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TalkingPoint: Outlook For Shariah-compliant Insurance In 2012 « Back
March 2012
 
FW moderates a discussion focusing on the outlook for Shariah-compliant insurance between Sohail Jaffer at the FWU Group, and Anita Menon at KPMG in Malaysia.



FW: Reflecting on the last 12 months, have you seen the continued spread of Shariah-compliant insurance, or takaful, around the world? What new markets seem to be particularly active?

Jaffer: The takaful market is currently concentrated in Malaysia and the Middle East where it has been experiencing significant growth rates. Global gross takaful contributions grew by 29 percent in Southeast Asia in 2009, and by 31 percent in the Gulf Cooperation Council (GCC) whose ranks Oman has recently joined as the first takaful operator to start business this year. Takaful has undergone a significant internationalisation phase and managed to cross borders. Awareness and acceptance of takaful are also growing in regional markets such as Indonesia, Brunei, Turkey, India, and Pakistan. Takaful in Africa grew 26 percent in 2009 and the continent is witnessing considerable developments, with Kenya launching its first takaful operator in January of last year, and more recently with the acquisition in September 2011 of Takafol South Africa by Absa group, a leading financial institution majority-owned by Barclay’s. The Shariah-compliant insurance industry is also expanding in secular and Muslim minority markets like North America and Europe, especially in the UK, France, Luxembourg and Germany

Menon: Despite growing concerns for the global economy, the Shariah-compliant insurance sector continued to expand with new takaful companies, joint ventures and new legislations dominating industry news. In 2011, the global takaful industry was valued at US$12bn, recording a remarkable growth of 32 percent on the previous year. The GCC market recorded impressive growth, with 70 percent of the market share coming from GCC countries, while Southeast Asian countries led by Malaysia accounted for approximately 21 percent of the global takaful market. GCC markets such as Saudi Arabia, Qatar, Bahrain and UAE have been tipped to become high growth markets along with the emerging markets, Oman, Kenya and Jordan. However, takaful penetration still remains low globally. Malaysia, one of the major takaful hubs, has found it difficult to increase penetration levels vis-a-vis conventional insurance, and accounts for only 10 percent of the insurable population. Growth in this sector has come on the background of mounting challenges posed by high competition among takaful operators, declining underwriting profits and high risk investment portfolios.

FW: In what ways are products being developed or altered within the Islamic insurance market to meet the needs of a growing customer base?

Menon: As in the case of any Islamic product, the basic tenant that drives takaful is Shariah compliance.  The takaful industry is mainly segmented between family and general takaful. Family takaful in particular is identified as the growth driver where it offers participants with an alternative investment tool and operators with better financial returns compared to general takaful products. Family takaful products tend to be popular in Southeast Asian countries while they are only starting to pick up in the GCC market, where the growth potential is very positive. As the takaful market globally is still in its early stages, new products will take some time to develop although some family takaful products are increasingly attractive to both Muslim and non-Muslim customers in secular markets on the basis of their pricing and returns. Family takaful products – for instance, savings, retirement and critical illness – offer new markets and diversification opportunities for takaful operators from their conventional counterparts. Diversification is critical for the industry to compete against well experienced and resourceful conventional insurers. Takaful operators should also explore new insurable needs, appealing to customers who look for ethical insurance products.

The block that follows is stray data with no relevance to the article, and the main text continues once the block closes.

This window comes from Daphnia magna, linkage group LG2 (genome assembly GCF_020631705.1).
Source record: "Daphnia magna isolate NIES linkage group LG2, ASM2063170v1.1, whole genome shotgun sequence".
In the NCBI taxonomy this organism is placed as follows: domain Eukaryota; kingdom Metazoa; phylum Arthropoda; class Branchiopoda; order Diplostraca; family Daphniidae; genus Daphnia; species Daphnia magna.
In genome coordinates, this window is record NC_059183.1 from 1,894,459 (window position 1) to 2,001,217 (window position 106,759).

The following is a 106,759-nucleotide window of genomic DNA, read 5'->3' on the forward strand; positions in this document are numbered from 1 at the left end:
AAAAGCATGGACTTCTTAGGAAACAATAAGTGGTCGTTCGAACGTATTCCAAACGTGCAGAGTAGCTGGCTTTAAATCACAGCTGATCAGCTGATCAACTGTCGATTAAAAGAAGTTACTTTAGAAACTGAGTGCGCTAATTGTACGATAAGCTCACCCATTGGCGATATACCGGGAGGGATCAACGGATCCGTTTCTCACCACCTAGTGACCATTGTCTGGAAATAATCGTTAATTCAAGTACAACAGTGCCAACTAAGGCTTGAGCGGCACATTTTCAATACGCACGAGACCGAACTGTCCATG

Jaffer: In the aftermath of the global financial crisis, banks realised that they needed to embrace a more customer-centric approach. Financial institutions needed to take into consideration the savings and protection needs as well as the concerns of their customers. This led to the customisation of bancatakaful product offerings and their bundling with deposits, mortgages, and structured investment products. Takaful products are also becoming more and more competitive. Products include credit insurance, savings and protection, rider benefits such as accident, disability, travel benefits, retirement, and annuities. More personalised products are being introduced, including ladies plans and affluent plans with individualised protection including critical illness cover, travel cover and children protection.
 
FW: Could you explain the various distribution channels and networks being utilised to deliver takaful to more customers around the world?
 
Jaffer: Distribution strategy is a major success factor in the growth of Shariah-compliant insurance. Takaful is being distributed across a variety of channels such as agencies, direct sales and virtual marketing, but banks are the most effective channel of distribution for these kinds of products and services. Indeed, partnerships between banks and insurance companies bring many advantages, including an increase of sales opportunities, optimising the sales force of each player, customer segmentation, brand recognition, competitive advantage and differentiation, and decreased operational costs through the adoption of integrated technology.
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